Face recognition is as old as human history itself. We are have always relied on our brain to help us identify faces we are familiar with. This functioning of the human mind has been used by researchers in developing technologies which is contributing to use the facial recognition system as a security measure. What started with biometric applications like iris scan and finger print scan is now being transformed into the facial recognition system. Today recognition of facial features is being adopted across industries and installations. A question that flows is which of the sexes recognize faces better. Is it males or females who show greater propensity towards facial recognition? This study is an attempt to find out whether the quality of accurate facial recognition is a function of whether one is male or female.
It so often happens to us that recollection of the name of a known face poses a difficulty. Many a times we make mistakes in identifying the faces of people whom we have seen previously. But why does this happen? Why do we make mistakes in face recognition? Studies have shown that memory often works in the reconstructive mode and not necessarily reproductive. This means when we see a face and is able to recognize the face, it is not recollection but a recreation of the experiences related to the face. Hence we feel good when we see someone we are comfortable with and otherwise if we have had unpleasant experiences. Another experience happens when we feel a face to be familiar but is unable to exactly relate where we had seen it before (Schacter, 2001). The ability to recognize faces correctly also depends on the attention. So if we keenly observe a person for long, we will be able to recognize him/her easily on the next interaction. As we don’t observe everyone with the same attention there is bound to be difference is the degree to which we can correctly recognize faces.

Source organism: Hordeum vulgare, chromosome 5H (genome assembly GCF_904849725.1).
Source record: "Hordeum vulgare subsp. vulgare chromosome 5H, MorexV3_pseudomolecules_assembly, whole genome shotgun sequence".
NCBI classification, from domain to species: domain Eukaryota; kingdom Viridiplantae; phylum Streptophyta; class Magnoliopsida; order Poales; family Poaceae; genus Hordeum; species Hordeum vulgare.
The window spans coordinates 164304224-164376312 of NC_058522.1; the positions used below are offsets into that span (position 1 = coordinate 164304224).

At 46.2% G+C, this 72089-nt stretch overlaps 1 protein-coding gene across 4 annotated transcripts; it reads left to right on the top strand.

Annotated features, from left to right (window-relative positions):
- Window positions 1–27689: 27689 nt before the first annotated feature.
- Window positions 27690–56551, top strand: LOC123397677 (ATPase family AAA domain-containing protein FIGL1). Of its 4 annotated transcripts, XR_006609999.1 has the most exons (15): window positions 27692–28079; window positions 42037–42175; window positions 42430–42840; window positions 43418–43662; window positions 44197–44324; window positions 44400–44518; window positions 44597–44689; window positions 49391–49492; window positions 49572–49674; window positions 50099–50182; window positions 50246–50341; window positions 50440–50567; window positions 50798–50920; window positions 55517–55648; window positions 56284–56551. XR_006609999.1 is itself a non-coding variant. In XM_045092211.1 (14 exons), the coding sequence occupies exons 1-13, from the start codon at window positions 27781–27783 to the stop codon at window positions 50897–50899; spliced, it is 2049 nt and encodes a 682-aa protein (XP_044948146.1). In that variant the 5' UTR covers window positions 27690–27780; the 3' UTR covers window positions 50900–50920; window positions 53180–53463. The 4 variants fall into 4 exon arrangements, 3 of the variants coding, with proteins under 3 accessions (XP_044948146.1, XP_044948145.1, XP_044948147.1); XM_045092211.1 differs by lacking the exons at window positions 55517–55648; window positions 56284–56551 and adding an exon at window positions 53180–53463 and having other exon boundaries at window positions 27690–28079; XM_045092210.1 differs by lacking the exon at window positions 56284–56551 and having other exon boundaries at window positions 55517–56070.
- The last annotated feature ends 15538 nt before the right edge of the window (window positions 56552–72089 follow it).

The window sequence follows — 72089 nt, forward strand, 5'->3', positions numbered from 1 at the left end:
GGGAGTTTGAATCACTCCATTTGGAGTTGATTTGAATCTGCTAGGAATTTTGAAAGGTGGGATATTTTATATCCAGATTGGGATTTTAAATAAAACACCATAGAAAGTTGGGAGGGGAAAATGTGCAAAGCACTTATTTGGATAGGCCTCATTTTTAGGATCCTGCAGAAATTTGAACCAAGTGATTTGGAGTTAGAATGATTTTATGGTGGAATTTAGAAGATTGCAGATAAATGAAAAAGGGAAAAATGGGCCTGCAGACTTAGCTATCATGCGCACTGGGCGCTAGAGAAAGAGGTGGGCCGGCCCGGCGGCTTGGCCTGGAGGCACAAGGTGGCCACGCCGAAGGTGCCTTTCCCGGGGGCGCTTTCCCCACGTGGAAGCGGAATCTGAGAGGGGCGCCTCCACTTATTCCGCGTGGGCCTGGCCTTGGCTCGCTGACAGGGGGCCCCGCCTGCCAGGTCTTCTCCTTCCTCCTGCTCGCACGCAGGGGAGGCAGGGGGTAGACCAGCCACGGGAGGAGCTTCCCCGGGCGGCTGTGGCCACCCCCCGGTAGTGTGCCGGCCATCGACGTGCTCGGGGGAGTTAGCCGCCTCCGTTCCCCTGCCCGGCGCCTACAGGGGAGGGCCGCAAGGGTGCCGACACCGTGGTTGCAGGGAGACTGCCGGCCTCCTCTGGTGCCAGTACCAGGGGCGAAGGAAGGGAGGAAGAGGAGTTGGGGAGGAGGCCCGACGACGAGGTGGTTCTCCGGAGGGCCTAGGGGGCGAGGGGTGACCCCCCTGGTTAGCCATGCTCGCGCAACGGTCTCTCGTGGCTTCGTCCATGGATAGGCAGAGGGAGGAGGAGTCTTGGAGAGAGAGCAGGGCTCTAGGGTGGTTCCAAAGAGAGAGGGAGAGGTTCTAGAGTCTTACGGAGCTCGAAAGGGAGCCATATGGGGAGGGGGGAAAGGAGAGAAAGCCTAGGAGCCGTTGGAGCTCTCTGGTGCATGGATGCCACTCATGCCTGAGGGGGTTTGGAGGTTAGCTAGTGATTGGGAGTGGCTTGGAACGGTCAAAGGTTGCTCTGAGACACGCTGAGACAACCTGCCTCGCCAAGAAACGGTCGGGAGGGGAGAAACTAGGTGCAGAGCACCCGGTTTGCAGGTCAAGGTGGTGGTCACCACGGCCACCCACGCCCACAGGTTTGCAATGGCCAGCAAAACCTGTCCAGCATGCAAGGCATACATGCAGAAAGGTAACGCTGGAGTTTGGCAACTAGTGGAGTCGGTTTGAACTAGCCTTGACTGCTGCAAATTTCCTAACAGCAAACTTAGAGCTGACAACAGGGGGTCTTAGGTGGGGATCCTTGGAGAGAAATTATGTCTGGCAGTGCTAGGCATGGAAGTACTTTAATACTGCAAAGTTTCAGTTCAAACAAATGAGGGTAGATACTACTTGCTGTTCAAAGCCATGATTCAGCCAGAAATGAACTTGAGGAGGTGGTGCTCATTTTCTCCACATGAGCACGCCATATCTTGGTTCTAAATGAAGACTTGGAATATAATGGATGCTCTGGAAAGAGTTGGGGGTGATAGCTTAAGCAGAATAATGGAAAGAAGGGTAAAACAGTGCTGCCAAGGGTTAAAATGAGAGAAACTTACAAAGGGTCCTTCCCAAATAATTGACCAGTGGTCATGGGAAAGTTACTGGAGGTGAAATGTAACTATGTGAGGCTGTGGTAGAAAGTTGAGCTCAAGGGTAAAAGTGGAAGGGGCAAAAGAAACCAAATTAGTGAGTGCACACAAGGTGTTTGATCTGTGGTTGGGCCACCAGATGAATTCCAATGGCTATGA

When such complexities of memory are involved, facial recognition mistakes are likely to happen. But following the observation above of how faces appear familiar but we tend to forget the association, it is interesting to learn how this occurs for males and females. In other words, it is an interesting area of research to study how the mind of a male and female functions when posed with the challenge of facial recognition. Is the degree of accurate facial recognition a function of a person’s gender or does males and females have the same propensity to identify or fail to identify known faces? This paper is an attempt to study our hypothesis that females perform better than males when it comes to facial recognition. The process detailed below was undertaken to collect data to support our hypothesis that females are better face recognizers. If this study validates this hypothesis, it will also provide data which will prove beyond doubt our hypothesis.
Based on the purpose and situation, appropriate algorithms can be chosen for the purpose of face recognition of the subject (Basu, n.d).
Sex and facial recognition
There are studies available which point to a gender bias when it comes to recognition of faces. Studies have also found a group bias is face recognition as well. For example it has been studied that people of a particular group or community are more adapt at recognizing faces of other belonging to the same group or community (Malpass & Kravitz, 1969). Also age is a factor which plays has a role in the recognition of faces. Those studied under such experiments have shown a propensity to recognize faces of their own age more easily then faces of people younger or older to their age (Wright & Stroud, 2002). Limited studies are available which points to the fact that women are more adapt at recognizing faces when compared to their male counterparts. In such studies an interesting trend which comes to light is the fact that women easily recognize faces of other women compared to recognition of male faces (Rehnman & Herlitz, 2006). Some studies also shows that males recognize female faces readily than faces of those belonging to their group (Wright & Sladden, 2003).
Given these observations it is found necessary to conduct a study comprising of both male and female respondents to see how each group performs on recognition of faces.